The Bully Basset gets a dose of stubbornness from both of his parent breeds. It’s not unusual given their histories. The Bulldog has that name for a reason—his unfortunate past in bullbaiting. The Basset Hound was an independent hunter that pursued game by scent. That accounts for some of his bad canine manners.
What’s the Price of Bully Basset Puppies?
The cost of Bully Basset puppies is a bit trickier to home in on because of the different prices of the parent breeds. The Bulldog is the fifth most popular dog, according to the American Kennel Club (AKC). That fact makes the $2,000-plus price tag for a pup a common thing. The Basset Hound ranks at 39th on the list.
Based on these two breeds, you probably can expect to pay north of $1,000 and probably closer to $2,000. Because of their propensity for some genetic conditions, we strongly urge you to buy only from breeders who have conducted the recommended health screenings for each one. Bear in mind that these tests will likely affect the price you pay. We think it’s worth the peace of mind.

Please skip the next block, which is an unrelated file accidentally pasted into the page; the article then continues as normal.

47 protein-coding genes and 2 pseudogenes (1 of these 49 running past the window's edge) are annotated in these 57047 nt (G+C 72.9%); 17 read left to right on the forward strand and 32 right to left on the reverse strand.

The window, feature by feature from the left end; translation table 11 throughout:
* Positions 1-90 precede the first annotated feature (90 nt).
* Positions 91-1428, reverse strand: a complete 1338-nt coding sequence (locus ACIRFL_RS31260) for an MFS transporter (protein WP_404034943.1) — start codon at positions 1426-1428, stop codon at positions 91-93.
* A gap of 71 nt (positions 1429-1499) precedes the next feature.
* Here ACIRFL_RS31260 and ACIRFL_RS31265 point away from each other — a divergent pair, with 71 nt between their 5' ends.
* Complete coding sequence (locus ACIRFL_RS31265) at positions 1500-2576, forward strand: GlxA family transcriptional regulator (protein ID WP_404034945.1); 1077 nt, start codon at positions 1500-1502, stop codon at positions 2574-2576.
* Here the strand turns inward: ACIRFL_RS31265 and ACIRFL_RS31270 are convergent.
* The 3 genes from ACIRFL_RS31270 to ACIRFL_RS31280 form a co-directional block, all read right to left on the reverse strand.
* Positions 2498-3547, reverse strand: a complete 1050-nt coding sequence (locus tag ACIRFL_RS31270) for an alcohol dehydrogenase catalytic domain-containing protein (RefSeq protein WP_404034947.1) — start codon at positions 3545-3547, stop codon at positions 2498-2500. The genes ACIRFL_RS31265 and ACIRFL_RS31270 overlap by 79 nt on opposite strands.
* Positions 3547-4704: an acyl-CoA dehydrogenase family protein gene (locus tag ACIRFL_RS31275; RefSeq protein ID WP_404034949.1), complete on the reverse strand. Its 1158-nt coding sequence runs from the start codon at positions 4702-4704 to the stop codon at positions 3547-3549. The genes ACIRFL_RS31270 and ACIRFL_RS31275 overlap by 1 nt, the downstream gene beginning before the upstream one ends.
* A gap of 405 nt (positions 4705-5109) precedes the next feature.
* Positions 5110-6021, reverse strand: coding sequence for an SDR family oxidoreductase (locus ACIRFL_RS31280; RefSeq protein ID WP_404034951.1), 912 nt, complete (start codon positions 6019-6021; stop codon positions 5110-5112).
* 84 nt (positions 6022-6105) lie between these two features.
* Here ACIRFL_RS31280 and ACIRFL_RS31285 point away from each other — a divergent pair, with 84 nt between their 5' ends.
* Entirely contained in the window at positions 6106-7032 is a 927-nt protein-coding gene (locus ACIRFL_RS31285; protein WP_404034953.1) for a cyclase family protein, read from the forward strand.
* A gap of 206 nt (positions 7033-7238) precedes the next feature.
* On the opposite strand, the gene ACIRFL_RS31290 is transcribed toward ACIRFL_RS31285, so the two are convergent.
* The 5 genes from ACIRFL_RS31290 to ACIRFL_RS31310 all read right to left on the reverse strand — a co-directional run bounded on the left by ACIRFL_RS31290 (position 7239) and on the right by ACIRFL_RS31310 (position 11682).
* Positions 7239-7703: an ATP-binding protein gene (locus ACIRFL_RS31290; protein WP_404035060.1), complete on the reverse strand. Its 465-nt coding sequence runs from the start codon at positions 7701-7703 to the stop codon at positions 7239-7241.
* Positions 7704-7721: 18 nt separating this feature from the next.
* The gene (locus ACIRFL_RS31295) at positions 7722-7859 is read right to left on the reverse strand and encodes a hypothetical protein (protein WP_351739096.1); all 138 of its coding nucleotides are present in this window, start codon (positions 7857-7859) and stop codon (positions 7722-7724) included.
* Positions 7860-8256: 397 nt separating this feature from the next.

3 Little-Known Facts About Bully Basset
The Basset and Bloodhound exceed as scent hunters. They have a sense of smell that takes them places. It turns out there is a good reason that they excel in this sport. Many speculate that the two breeds are descendants of the legendary canine of the hunt, the St. Hubert hounds of France.
2. The Bulldog Club of England is the oldest of its type in the world.